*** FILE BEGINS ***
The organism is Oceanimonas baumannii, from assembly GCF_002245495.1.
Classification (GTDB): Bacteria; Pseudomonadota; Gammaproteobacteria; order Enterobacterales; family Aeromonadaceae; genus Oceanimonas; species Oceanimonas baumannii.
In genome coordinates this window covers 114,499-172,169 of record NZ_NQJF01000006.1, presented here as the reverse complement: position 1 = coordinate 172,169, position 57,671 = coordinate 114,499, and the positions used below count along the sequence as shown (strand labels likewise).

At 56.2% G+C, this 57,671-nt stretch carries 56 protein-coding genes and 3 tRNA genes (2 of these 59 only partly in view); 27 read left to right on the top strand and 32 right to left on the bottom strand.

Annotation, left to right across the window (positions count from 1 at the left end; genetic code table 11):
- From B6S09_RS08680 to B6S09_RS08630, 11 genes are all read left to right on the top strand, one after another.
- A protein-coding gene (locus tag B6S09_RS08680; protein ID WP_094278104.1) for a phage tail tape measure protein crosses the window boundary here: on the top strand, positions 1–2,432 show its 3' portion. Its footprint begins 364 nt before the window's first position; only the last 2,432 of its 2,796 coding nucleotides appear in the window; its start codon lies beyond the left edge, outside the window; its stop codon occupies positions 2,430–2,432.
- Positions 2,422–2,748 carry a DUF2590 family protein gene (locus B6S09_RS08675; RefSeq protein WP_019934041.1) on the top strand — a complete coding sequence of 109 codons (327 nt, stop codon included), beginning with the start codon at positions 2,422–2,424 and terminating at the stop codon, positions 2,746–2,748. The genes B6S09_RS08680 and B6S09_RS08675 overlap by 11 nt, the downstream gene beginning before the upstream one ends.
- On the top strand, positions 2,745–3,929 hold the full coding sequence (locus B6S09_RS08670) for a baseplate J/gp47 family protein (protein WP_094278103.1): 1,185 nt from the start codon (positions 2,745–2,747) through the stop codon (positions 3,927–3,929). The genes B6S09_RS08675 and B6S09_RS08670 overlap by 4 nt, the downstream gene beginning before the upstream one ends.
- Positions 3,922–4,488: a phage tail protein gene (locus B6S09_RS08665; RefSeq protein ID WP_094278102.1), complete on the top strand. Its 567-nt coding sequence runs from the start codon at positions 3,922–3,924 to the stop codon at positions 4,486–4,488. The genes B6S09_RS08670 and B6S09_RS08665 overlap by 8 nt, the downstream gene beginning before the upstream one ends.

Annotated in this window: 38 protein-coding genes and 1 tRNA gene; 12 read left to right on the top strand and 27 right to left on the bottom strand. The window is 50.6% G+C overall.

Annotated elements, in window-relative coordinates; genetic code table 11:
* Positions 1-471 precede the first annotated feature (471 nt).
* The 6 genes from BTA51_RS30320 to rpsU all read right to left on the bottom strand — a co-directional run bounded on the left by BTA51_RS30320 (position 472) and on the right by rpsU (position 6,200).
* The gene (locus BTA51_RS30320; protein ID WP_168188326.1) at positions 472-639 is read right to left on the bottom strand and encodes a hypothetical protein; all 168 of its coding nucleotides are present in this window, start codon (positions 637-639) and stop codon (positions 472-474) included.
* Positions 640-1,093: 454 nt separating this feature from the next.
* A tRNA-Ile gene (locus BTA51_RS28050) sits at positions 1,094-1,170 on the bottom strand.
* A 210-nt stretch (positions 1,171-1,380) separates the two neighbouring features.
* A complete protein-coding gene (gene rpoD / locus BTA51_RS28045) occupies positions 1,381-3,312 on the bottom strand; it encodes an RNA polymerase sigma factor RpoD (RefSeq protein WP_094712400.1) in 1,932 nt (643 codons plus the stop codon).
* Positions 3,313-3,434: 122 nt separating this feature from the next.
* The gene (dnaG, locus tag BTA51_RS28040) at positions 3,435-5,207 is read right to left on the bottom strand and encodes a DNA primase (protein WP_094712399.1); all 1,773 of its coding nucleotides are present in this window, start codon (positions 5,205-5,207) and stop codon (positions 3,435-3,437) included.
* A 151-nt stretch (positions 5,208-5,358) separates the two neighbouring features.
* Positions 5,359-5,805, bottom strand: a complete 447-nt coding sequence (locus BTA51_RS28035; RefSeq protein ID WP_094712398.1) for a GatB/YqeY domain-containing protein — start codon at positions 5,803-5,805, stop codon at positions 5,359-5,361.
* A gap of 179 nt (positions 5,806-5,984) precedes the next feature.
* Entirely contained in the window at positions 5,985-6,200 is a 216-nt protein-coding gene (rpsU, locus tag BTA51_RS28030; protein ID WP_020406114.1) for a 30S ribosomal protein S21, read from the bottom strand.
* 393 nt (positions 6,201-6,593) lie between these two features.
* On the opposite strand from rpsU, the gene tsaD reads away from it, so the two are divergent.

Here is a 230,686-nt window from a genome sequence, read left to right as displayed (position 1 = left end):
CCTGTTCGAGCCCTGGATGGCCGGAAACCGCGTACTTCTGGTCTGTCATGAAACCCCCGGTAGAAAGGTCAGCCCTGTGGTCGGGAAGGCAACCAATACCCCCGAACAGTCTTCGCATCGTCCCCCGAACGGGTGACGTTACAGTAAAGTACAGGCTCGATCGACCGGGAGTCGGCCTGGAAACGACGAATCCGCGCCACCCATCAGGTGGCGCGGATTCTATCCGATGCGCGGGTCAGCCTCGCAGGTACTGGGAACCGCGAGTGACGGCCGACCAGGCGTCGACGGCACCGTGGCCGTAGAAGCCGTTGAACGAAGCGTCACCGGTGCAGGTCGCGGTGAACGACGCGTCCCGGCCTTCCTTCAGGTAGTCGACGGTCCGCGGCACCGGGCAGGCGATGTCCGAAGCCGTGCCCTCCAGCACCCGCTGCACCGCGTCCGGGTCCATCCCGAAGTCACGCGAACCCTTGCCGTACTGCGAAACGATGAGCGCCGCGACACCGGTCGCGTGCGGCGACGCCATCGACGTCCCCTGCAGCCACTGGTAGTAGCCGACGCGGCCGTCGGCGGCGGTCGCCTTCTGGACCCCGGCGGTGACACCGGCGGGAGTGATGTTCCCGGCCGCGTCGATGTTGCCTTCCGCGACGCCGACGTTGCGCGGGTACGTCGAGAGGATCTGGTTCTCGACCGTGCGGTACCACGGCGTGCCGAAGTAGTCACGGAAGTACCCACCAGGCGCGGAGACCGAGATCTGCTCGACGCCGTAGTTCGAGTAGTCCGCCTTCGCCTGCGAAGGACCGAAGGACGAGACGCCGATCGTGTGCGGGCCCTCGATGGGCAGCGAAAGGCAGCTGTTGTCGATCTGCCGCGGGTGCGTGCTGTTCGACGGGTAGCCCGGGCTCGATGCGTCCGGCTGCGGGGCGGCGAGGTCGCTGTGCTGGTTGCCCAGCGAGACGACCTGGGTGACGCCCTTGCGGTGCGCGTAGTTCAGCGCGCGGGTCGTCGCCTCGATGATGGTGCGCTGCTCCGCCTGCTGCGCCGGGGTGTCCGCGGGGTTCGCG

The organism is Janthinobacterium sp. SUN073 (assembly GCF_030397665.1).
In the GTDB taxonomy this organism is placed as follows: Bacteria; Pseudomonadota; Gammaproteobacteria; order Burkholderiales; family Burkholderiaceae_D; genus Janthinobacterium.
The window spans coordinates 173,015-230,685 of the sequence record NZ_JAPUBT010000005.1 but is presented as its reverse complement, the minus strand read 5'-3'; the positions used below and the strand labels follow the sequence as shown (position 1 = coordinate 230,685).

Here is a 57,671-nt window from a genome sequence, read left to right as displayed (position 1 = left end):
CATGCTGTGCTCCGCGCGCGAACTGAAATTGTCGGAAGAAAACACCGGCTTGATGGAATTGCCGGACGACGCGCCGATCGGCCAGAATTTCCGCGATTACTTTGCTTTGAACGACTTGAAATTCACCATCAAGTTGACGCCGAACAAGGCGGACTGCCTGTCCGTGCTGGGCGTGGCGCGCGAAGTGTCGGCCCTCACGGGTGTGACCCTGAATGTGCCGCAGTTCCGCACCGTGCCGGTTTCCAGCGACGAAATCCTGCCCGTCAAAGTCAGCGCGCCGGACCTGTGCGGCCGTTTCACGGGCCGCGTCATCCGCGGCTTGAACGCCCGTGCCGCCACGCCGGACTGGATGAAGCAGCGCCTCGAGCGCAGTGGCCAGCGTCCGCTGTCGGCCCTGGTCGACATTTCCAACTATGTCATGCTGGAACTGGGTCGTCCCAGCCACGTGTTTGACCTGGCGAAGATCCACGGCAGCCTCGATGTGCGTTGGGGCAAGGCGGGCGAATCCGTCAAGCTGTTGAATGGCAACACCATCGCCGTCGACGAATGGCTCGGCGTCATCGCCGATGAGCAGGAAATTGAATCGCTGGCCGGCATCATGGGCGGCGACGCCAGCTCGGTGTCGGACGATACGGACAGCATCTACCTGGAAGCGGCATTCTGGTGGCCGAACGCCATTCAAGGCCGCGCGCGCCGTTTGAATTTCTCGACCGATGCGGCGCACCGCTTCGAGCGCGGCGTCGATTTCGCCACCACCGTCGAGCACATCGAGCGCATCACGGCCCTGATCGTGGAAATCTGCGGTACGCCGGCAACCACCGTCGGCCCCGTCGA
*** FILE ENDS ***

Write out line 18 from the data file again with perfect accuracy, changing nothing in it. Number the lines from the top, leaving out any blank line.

* A 210-nt stretch (positions 1,171-1,380) separates the two neighbouring features.